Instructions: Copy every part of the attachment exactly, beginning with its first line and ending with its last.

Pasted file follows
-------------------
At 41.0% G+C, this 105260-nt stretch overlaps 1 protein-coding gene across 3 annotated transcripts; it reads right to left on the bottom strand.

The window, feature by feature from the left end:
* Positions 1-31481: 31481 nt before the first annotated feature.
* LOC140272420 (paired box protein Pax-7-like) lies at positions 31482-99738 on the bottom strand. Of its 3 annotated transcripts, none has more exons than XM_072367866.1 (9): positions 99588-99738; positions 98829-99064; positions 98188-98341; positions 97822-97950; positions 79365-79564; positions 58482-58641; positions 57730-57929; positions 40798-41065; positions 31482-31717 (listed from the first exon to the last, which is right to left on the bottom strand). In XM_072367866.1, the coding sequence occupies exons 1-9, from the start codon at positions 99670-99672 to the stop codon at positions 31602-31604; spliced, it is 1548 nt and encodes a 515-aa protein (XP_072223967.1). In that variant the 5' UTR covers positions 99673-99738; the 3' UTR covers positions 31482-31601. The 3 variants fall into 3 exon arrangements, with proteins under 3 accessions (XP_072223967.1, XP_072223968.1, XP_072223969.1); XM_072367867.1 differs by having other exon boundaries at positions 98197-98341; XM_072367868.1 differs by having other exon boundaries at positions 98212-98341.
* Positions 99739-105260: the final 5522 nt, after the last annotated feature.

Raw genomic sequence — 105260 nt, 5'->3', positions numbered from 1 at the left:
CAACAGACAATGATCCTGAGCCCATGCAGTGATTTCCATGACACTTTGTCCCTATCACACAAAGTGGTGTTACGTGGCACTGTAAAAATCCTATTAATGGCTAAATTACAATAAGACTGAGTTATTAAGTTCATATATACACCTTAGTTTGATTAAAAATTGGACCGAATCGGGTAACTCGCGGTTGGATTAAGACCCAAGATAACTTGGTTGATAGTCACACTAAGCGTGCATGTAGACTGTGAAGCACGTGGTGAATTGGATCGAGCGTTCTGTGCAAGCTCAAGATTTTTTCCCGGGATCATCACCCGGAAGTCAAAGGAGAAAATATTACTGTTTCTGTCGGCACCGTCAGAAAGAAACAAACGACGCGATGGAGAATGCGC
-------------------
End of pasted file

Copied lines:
At 41.0% G+C, this 105260-nt stretch overlaps 1 protein-coding gene across 3 annotated transcripts; it reads right to left on the bottom strand.

The window, feature by feature from the left end:
* Positions 1-31481: 31481 nt before the first annotated feature.
* LOC140272420 (paired box protein Pax-7-like) lies at positions 31482-99738 on the bottom strand. Of its 3 annotated transcripts, none has more exons than XM_072367866.1 (9): positions 99588-99738; positions 98829-99064; positions 98188-98341; positions 97822-97950; positions 79365-79564; positions 58482-58641; positions 57730-57929; positions 40798-41065; positions 31482-31717 (listed from the first exon to the last, which is right to left on the bottom strand). In XM_072367866.1, the coding sequence occupies exons 1-9, from the start codon at positions 99670-99672 to the stop codon at positions 31602-31604; spliced, it is 1548 nt and encodes a 515-aa protein (XP_072223967.1). In that variant the 5' UTR covers positions 99673-99738; the 3' UTR covers positions 31482-31601. The 3 variants fall into 3 exon arrangements, with proteins under 3 accessions (XP_072223967.1, XP_072223968.1, XP_072223969.1); XM_072367867.1 differs by having other exon boundaries at positions 98197-98341; XM_072367868.1 differs by having other exon boundaries at positions 98212-98341.
* Positions 99739-105260: the final 5522 nt, after the last annotated feature.

Raw genomic sequence — 105260 nt, 5'->3', positions numbered from 1 at the left:
CAACAGACAATGATCCTGAGCCCATGCAGTGATTTCCATGACACTTTGTCCCTATCACACAAAGTGGTGTTACGTGGCACTGTAAAAATCCTATTAATGGCTAAATTACAATAAGACTGAGTTATTAAGTTCATATATACACCTTAGTTTGATTAAAAATTGGACCGAATCGGGTAACTCGCGGTTGGATTAAGACCCAAGATAACTTGGTTGATAGTCACACTAAGCGTGCATGTAGACTGTGAAGCACGTGGTGAATTGGATCGAGCGTTCTGTGCAAGCTCAAGATTTTTTCCCGGGATCATCACCCGGAAGTCAAAGGAGAAAATATTACTGTTTCTGTCGGCACCGTCAGAAAGAAACAAACGACGCGATGGAGAATGCGC